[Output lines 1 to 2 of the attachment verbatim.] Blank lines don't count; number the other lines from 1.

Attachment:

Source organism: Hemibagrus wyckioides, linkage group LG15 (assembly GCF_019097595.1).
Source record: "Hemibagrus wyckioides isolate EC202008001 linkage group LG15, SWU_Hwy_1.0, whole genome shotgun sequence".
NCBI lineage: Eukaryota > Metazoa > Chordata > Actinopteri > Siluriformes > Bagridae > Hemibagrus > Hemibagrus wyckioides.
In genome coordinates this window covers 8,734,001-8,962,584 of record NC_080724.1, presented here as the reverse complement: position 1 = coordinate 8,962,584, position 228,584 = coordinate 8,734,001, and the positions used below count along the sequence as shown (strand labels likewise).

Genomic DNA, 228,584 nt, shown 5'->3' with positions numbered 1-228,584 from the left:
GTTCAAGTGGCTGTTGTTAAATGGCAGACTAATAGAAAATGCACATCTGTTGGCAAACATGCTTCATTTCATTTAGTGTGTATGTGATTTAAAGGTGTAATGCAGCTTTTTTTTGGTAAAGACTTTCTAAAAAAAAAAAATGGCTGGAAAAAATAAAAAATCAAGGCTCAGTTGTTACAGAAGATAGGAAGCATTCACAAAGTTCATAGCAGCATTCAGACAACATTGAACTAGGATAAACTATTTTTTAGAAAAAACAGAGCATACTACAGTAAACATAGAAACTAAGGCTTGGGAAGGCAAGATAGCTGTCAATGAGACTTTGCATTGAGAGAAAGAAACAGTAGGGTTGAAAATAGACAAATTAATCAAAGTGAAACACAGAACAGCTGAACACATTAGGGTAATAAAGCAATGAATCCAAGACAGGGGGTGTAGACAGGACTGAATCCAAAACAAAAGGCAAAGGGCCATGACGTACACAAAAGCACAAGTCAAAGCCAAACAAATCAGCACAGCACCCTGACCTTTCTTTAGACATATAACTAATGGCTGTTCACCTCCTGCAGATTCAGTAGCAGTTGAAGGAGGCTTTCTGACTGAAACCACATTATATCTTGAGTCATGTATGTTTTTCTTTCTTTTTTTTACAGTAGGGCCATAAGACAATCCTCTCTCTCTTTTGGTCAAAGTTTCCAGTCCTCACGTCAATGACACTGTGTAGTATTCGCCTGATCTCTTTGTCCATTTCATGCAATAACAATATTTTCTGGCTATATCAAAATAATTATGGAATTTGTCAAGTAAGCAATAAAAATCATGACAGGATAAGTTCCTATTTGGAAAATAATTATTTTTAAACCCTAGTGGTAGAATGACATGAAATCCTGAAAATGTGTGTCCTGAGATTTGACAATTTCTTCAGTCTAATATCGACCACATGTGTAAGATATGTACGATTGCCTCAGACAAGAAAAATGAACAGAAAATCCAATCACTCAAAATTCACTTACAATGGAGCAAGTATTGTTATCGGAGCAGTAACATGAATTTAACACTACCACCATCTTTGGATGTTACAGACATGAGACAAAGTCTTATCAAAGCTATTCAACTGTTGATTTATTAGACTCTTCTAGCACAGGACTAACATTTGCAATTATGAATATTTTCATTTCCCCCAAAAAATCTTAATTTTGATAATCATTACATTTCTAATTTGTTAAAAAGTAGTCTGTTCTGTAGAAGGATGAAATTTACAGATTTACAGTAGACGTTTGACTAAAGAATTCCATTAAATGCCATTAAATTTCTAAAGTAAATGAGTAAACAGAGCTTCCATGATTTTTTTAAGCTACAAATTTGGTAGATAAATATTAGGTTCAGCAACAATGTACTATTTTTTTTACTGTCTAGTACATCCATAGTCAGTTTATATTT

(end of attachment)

Source organism: Hemibagrus wyckioides, linkage group LG15 (assembly GCF_019097595.1).
Source record: "Hemibagrus wyckioides isolate EC202008001 linkage group LG15, SWU_Hwy_1.0, whole genome shotgun sequence".